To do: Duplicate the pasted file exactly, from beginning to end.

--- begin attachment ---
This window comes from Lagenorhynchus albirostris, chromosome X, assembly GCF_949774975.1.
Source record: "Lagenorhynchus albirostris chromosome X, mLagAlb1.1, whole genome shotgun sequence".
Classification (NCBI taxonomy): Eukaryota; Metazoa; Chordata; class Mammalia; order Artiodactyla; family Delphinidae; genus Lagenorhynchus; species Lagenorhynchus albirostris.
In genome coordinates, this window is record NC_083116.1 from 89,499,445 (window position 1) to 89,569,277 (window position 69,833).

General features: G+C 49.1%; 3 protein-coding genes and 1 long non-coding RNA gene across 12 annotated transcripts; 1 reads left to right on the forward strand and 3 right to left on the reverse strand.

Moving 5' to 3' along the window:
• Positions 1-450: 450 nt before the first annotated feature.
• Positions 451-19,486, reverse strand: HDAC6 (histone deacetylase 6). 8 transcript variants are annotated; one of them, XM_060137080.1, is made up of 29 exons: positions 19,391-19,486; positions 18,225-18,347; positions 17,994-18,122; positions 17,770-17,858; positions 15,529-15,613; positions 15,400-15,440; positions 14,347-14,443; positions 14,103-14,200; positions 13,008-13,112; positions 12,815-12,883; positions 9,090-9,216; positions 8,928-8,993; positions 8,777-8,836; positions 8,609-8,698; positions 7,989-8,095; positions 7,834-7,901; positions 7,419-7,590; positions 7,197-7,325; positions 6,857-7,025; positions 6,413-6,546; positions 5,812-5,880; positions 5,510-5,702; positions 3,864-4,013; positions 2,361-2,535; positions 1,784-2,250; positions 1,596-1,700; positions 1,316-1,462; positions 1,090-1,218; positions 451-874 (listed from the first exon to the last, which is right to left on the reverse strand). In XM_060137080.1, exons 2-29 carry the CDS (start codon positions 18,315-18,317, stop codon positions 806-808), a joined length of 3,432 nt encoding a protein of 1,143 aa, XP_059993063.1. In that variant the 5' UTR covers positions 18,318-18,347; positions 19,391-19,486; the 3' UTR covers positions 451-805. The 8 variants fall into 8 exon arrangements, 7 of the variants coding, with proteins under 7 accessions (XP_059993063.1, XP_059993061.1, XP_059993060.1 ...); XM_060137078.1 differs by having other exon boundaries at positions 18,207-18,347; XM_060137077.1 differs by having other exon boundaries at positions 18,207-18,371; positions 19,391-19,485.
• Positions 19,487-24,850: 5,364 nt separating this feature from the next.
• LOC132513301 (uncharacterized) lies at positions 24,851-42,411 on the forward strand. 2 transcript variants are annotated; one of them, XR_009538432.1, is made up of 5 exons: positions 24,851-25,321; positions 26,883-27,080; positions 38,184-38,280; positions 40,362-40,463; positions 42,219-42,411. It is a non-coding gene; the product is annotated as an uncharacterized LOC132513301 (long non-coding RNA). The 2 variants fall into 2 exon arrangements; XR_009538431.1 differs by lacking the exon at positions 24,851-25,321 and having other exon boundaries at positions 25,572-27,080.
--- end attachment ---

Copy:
This window comes from Lagenorhynchus albirostris, chromosome X, assembly GCF_949774975.1.
Source record: "Lagenorhynchus albirostris chromosome X, mLagAlb1.1, whole genome shotgun sequence".
Classification (NCBI taxonomy): Eukaryota; Metazoa; Chordata; class Mammalia; order Artiodactyla; family Delphinidae; genus Lagenorhynchus; species Lagenorhynchus albirostris.
In genome coordinates, this window is record NC_083116.1 from 89,499,445 (window position 1) to 89,569,277 (window position 69,833).

General features: G+C 49.1%; 3 protein-coding genes and 1 long non-coding RNA gene across 12 annotated transcripts; 1 reads left to right on the forward strand and 3 right to left on the reverse strand.

Moving 5' to 3' along the window:
• Positions 1-450: 450 nt before the first annotated feature.
• Positions 451-19,486, reverse strand: HDAC6 (histone deacetylase 6). 8 transcript variants are annotated; one of them, XM_060137080.1, is made up of 29 exons: positions 19,391-19,486; positions 18,225-18,347; positions 17,994-18,122; positions 17,770-17,858; positions 15,529-15,613; positions 15,400-15,440; positions 14,347-14,443; positions 14,103-14,200; positions 13,008-13,112; positions 12,815-12,883; positions 9,090-9,216; positions 8,928-8,993; positions 8,777-8,836; positions 8,609-8,698; positions 7,989-8,095; positions 7,834-7,901; positions 7,419-7,590; positions 7,197-7,325; positions 6,857-7,025; positions 6,413-6,546; positions 5,812-5,880; positions 5,510-5,702; positions 3,864-4,013; positions 2,361-2,535; positions 1,784-2,250; positions 1,596-1,700; positions 1,316-1,462; positions 1,090-1,218; positions 451-874 (listed from the first exon to the last, which is right to left on the reverse strand). In XM_060137080.1, exons 2-29 carry the CDS (start codon positions 18,315-18,317, stop codon positions 806-808), a joined length of 3,432 nt encoding a protein of 1,143 aa, XP_059993063.1. In that variant the 5' UTR covers positions 18,318-18,347; positions 19,391-19,486; the 3' UTR covers positions 451-805. The 8 variants fall into 8 exon arrangements, 7 of the variants coding, with proteins under 7 accessions (XP_059993063.1, XP_059993061.1, XP_059993060.1 ...); XM_060137078.1 differs by having other exon boundaries at positions 18,207-18,347; XM_060137077.1 differs by having other exon boundaries at positions 18,207-18,371; positions 19,391-19,485.
• Positions 19,487-24,850: 5,364 nt separating this feature from the next.
• LOC132513301 (uncharacterized) lies at positions 24,851-42,411 on the forward strand. 2 transcript variants are annotated; one of them, XR_009538432.1, is made up of 5 exons: positions 24,851-25,321; positions 26,883-27,080; positions 38,184-38,280; positions 40,362-40,463; positions 42,219-42,411. It is a non-coding gene; the product is annotated as an uncharacterized LOC132513301 (long non-coding RNA). The 2 variants fall into 2 exon arrangements; XR_009538431.1 differs by lacking the exon at positions 24,851-25,321 and having other exon boundaries at positions 25,572-27,080.